The green sawfish has an excellent build for hunting. Unlike the traditional ray build, with large, flapping pectoral fins; the green sawfish has relatively small, rigid pectoral fins that are more shark-like that help provide lift and direction. They also have a well defined dorsal fin to enhance swimming efficiency. Their tail muscles are also arranged more closely to that of a shark. They move forward by undulating the entire back half of their bodies from side to side, rather than flapping their pectoral fins (Tricas, et al., 1997). The green sawfish uses its rostrum in a number of ways to hunt. By using the top of the snout like a bat, stun a fish, knocking it out of the school. They also have tremendous dexterity to shake their rostrum laterally from side to side in an aggressive, saw-like attack. This lacerates its prey before consuming it (Klimley, 2013).












edyong209 (Videographer). (2012 March 5). How the Sawfish Uses its Saw [Video Clip]. Retrieved from https://www.youtube.com/


Sawfishes, like many species of elasmobranchs, are aplacental viviparous. Which means their young develop inside eggs, attached to yolk sacs, inside the mother’s womb until they are ready to hatch. Then the mother gives birth to fully developed, live young. Think about that for a second… fully developed sawfish, coming out of you… with those rostra. Yikes!! As if child birth wasn’t bad enough! But don’t worry too much for mom. Nature can be cruel, but it isn’t that cruel. When the young are born, their rostra are soft, and they are covered with a membranous sheath that protects both the pup and mom. When the pup is born, the membrane comes off, the snout straightens, and the teeth harden soon after birth (Tricas, et al., 1997). In the video below, the incredible team at Field School in the Bahamas managed to capture the birth of 5 smalltooth sawfish on film.








Field School (Videographer). (2016 Dec 29). Andros Expedition Report: Sawfish Birth [Video Clip]. Retrieved from https://www.youtube.com/


The green sawfish and the other four species of sawfish are all threatened with extinction due to habitat destruction from agricultural pollution, climate change induced habitat shifting, and fishing pressures. The toothed rostrum of the sawfishes makes entanglement in gillnets and trawl nets very easy (Simpfendorfer, 2013). There are several conservation initiatives in place to protect these species.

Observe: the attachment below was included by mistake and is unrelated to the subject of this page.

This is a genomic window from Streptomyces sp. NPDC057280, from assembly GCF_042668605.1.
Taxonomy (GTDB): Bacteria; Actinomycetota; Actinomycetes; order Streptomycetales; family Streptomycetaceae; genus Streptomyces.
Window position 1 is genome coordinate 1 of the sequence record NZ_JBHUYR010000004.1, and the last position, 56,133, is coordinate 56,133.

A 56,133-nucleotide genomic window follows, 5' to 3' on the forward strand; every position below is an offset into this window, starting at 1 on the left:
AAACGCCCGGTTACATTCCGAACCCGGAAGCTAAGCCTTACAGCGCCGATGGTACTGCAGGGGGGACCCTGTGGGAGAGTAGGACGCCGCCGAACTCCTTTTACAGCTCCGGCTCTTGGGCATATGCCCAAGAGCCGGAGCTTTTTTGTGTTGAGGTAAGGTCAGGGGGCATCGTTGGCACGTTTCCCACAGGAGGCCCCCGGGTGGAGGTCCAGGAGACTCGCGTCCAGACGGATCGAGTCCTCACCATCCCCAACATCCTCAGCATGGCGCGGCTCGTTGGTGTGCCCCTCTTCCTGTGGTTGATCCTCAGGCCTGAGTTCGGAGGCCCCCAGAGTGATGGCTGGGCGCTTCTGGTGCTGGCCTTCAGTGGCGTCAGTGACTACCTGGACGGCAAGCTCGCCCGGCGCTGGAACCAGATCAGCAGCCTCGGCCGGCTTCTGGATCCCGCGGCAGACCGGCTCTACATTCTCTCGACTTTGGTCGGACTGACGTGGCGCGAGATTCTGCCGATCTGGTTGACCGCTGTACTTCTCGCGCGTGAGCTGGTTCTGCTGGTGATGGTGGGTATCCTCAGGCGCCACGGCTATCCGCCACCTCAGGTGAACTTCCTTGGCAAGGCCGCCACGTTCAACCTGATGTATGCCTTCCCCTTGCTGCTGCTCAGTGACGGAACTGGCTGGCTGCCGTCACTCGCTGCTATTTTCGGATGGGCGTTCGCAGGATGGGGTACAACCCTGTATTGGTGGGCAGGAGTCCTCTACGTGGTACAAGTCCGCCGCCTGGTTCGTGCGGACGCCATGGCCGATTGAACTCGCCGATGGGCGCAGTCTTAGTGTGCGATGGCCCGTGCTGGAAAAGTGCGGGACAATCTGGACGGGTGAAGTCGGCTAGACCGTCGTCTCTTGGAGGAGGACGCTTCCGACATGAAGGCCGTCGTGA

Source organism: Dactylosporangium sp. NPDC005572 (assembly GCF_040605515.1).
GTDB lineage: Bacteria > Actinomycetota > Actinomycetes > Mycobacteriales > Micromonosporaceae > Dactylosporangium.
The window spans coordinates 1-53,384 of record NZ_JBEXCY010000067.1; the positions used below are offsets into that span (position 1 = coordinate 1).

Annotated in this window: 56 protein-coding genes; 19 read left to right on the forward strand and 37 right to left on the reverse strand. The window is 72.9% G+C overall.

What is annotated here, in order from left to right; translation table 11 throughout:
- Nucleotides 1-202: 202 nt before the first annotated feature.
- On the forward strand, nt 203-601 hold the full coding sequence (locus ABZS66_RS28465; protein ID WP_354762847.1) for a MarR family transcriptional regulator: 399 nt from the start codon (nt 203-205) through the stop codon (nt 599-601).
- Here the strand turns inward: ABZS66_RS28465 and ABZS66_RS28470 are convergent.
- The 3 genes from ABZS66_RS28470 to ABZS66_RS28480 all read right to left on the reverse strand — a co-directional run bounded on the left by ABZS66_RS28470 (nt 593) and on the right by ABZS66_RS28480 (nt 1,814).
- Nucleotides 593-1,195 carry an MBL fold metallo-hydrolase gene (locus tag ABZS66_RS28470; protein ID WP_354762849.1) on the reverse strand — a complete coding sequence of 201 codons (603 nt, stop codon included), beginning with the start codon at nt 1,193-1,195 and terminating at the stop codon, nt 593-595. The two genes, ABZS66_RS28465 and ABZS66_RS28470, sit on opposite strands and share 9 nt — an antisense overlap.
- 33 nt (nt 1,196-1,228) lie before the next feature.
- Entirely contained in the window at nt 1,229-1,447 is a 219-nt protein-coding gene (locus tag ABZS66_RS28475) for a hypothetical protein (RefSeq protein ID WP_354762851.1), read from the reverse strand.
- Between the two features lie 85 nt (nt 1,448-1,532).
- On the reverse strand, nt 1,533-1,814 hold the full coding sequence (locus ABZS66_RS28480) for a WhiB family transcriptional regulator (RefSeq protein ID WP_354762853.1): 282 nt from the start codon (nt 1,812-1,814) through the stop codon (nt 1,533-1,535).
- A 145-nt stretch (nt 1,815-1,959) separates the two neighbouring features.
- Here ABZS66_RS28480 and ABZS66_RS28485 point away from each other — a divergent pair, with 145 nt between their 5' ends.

• All sawfishes are protected until Appendix 1 of the Convention on the International Trade in Endangered Species (CITES), this means CITES parties are obligated to ban all international commercial trade of sawfish and their products. It does not require countries to make the species “no take,” but it does require CITES parties to strictly protect sawfish nationally, though many countries still struggle to do so. A black market trade for their fins, flesh, rostrum, liver, eggs, and skin (Simpendorfer, 2013).
  • Education initiatives aimed at sawfish-specific encounters with fisheries are thought to help increase the chance of survival when released from nets (DEEDI, 2010). These protocols have been distributed through print media, video training, and even during face to face training sessions.
  • Some zoos and aquariums have also begun work on conserving the species. Green sawfish are difficult to study in the wild, and we still do not know much about their life histories. Zoos and aquariums can off a glimpse into their life histories and can provide an opportunity to protect the genetic diversity. Studies of Australian populations suggest that there is low to moderate genetic diversity in these populations and suggest that populations are highly fragmented (Phillips, Chaplin, Morgan, & Peverell, 2011; Phillips, 2012). Low genetic diversity could lead to localized extinction if populations do not have the genetic strength to rebound from outside pressures.